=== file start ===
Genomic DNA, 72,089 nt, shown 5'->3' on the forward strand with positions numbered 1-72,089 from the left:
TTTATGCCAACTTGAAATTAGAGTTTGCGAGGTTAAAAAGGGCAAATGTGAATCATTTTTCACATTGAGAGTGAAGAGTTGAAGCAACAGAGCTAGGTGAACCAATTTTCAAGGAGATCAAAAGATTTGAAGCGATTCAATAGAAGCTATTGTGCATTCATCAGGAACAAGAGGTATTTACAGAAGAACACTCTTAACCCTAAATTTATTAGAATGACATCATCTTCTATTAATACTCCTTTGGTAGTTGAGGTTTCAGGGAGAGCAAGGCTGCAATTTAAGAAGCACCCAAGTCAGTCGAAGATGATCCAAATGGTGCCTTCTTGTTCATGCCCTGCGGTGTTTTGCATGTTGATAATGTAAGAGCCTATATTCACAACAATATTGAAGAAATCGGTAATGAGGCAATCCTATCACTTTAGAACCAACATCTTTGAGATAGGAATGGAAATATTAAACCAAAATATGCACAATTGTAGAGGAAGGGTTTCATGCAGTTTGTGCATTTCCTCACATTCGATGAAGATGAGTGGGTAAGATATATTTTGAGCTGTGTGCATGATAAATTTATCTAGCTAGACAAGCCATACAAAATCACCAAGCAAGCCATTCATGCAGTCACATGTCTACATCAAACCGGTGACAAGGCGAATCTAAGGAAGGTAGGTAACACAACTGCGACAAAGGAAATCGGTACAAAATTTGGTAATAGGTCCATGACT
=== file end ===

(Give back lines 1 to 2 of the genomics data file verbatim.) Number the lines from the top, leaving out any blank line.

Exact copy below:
Genomic DNA, 72,089 nt, shown 5'->3' on the forward strand with positions numbered 1-72,089 from the left:
TTTATGCCAACTTGAAATTAGAGTTTGCGAGGTTAAAAAGGGCAAATGTGAATCATTTTTCACATTGAGAGTGAAGAGTTGAAGCAACAGAGCTAGGTGAACCAATTTTCAAGGAGATCAAAAGATTTGAAGCGATTCAATAGAAGCTATTGTGCATTCATCAGGAACAAGAGGTATTTACAGAAGAACACTCTTAACCCTAAATTTATTAGAATGACATCATCTTCTATTAATACTCCTTTGGTAGTTGAGGTTTCAGGGAGAGCAAGGCTGCAATTTAAGAAGCACCCAAGTCAGTCGAAGATGATCCAAATGGTGCCTTCTTGTTCATGCCCTGCGGTGTTTTGCATGTTGATAATGTAAGAGCCTATATTCACAACAATATTGAAGAAATCGGTAATGAGGCAATCCTATCACTTTAGAACCAACATCTTTGAGATAGGAATGGAAATATTAAACCAAAATATGCACAATTGTAGAGGAAGGGTTTCATGCAGTTTGTGCATTTCCTCACATTCGATGAAGATGAGTGGGTAAGATATATTTTGAGCTGTGTGCATGATAAATTTATCTAGCTAGACAAGCCATACAAAATCACCAAGCAAGCCATTCATGCAGTCACATGTCTACATCAAACCGGTGACAAGGCGAATCTAAGGAAGGTAGGTAACACAACTGCGACAAAGGAAATCGGTACAAAATTTGGTAATAGGTCCATGACT